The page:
The “Taste of the BID” is a partnership between Ferreras, the Department of Small Business Services, the 82nd Street Partnership and local property owners. The Jackson Heights-Corona BID itself, which is still being formed, will cover the major commercial corridors of Roosevelt Avenue, Junction Boulevard and 103rd Street.

“By bringing new sanitation crews to our heavily-trafficked business corridors like Roosevelt Avenue and Junction Boulevard, we are not only increasing safety and cleanliness,” Ferreras said. “We are also helping to drive new customers to our local businesses.”

Seth Taylor, executive director of the 82nd Street Partnership, touted further pluses.

“Merchants and property owners along Roosevelt Avenue and Junction Boulevard will begin to see how cleaner sidewalks can make the neighborhood a better place to shop and stroll,” he said Seth Taylor. “We are delighted that the community is getting a small taste of what the proposed Jackson Heights-Corona BID will do to improve quality of life, and we are encouraged by the growing support for the BID.”

The “Taste of the BID” is expected to run until the end of the year, with cleaning ambassadors in the area every day of the week from 8 a.m. to 8 p.m. The services will cover Roosevelt Avenue from 82nd Street to 114th Street and Junction Boulevard and 103rd Street off Roosevelt Avenue.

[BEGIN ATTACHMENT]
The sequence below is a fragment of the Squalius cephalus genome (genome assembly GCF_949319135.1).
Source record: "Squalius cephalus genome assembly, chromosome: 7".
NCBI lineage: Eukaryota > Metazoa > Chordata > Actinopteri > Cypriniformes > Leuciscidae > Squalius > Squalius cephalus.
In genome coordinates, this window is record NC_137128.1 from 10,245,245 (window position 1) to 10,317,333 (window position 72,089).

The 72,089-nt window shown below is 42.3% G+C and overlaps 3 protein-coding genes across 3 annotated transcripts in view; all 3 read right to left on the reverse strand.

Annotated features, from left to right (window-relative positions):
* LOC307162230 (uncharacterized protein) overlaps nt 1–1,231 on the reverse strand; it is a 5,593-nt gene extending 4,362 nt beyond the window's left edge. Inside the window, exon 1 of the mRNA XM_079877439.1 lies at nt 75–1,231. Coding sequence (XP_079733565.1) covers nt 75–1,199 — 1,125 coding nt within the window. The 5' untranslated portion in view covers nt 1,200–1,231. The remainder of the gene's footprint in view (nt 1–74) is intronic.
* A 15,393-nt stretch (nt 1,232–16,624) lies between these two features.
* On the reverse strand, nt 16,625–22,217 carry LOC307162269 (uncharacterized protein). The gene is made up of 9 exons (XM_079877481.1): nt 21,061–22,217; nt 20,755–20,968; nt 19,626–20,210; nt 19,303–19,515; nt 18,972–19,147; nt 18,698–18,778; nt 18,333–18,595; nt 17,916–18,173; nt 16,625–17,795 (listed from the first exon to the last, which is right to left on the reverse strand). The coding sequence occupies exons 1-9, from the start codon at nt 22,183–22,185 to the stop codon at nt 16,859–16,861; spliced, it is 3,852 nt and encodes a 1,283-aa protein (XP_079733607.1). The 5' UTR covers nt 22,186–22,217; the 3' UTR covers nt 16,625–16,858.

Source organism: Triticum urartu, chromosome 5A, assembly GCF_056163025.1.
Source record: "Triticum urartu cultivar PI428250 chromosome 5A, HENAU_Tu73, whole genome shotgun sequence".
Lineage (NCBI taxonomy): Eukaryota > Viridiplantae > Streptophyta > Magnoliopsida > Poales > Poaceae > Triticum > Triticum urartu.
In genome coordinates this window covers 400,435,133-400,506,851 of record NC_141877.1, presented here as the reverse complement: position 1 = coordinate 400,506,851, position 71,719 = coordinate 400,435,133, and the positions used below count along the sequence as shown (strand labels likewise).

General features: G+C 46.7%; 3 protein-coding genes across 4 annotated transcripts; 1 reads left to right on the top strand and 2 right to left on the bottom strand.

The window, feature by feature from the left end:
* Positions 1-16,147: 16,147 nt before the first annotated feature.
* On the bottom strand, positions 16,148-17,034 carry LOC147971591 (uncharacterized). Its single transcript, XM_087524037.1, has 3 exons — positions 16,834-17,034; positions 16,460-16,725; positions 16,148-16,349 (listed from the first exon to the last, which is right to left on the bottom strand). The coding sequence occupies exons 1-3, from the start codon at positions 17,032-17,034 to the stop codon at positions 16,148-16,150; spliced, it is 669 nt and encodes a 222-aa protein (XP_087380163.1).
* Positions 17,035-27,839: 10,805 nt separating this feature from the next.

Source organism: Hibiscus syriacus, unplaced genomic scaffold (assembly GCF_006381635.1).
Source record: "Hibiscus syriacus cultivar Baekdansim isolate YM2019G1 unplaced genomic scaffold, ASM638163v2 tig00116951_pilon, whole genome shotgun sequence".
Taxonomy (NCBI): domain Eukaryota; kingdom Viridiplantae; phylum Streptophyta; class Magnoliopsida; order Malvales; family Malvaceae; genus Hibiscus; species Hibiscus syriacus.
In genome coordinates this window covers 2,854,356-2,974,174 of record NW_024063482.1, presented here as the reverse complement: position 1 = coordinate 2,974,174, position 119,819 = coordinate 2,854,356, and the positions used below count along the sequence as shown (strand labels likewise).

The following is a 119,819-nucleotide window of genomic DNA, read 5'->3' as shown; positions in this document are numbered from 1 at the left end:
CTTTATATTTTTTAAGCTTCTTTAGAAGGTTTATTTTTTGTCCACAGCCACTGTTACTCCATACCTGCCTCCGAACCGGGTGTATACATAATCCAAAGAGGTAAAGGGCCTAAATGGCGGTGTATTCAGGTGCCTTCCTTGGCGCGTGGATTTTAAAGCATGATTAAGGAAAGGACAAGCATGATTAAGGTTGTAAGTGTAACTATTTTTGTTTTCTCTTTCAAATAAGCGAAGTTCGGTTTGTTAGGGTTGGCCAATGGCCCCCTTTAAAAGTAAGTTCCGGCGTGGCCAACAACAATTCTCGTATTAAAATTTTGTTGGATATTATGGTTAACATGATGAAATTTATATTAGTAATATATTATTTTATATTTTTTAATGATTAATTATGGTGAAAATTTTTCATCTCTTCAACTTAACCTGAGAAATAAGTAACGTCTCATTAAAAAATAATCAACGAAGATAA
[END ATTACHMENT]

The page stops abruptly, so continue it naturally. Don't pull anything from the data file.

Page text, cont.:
“New sanitation crews have already begun to make a difference along Roosevelt Avenue through cleaner and brighter streets,” said Rob Walsh, commissioner of the NYC Department of Small Business Services. “By providing this neighborhood with a taste of what a BID can offer, this commercial corridor will only continue to get stronger.”

 

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Op-Ed: BID will improve quality of life, economics


| oped@queenscourier.com


BY SETH TAYLOR

Earlier this year, Councilmember Julissa Ferreras announced a “New Deal for Roosevelt Avenue,” a holistic seven-point plan that aims to revitalize what is widely known as one of New York City’s most bustling, yet uncared for, commercial corridors.

Among the seven points is the creation of a “better business environment.” To accomplish this goal, neighborhood businesses, property owners and residents are now discussing a district plan that would expand the boundaries of the 82nd Street Partnership, a vibrant business improvement district (BID) founded in 1990, to include the busy but under-resourced stretch of Roosevelt Avenue to 114th Street.

The new Jackson Heights–Corona BID would also include vital corridors off the Roosevelt Avenue artery; namely, Junction Boulevard, 103rd Street, Corona Plaza and National Street.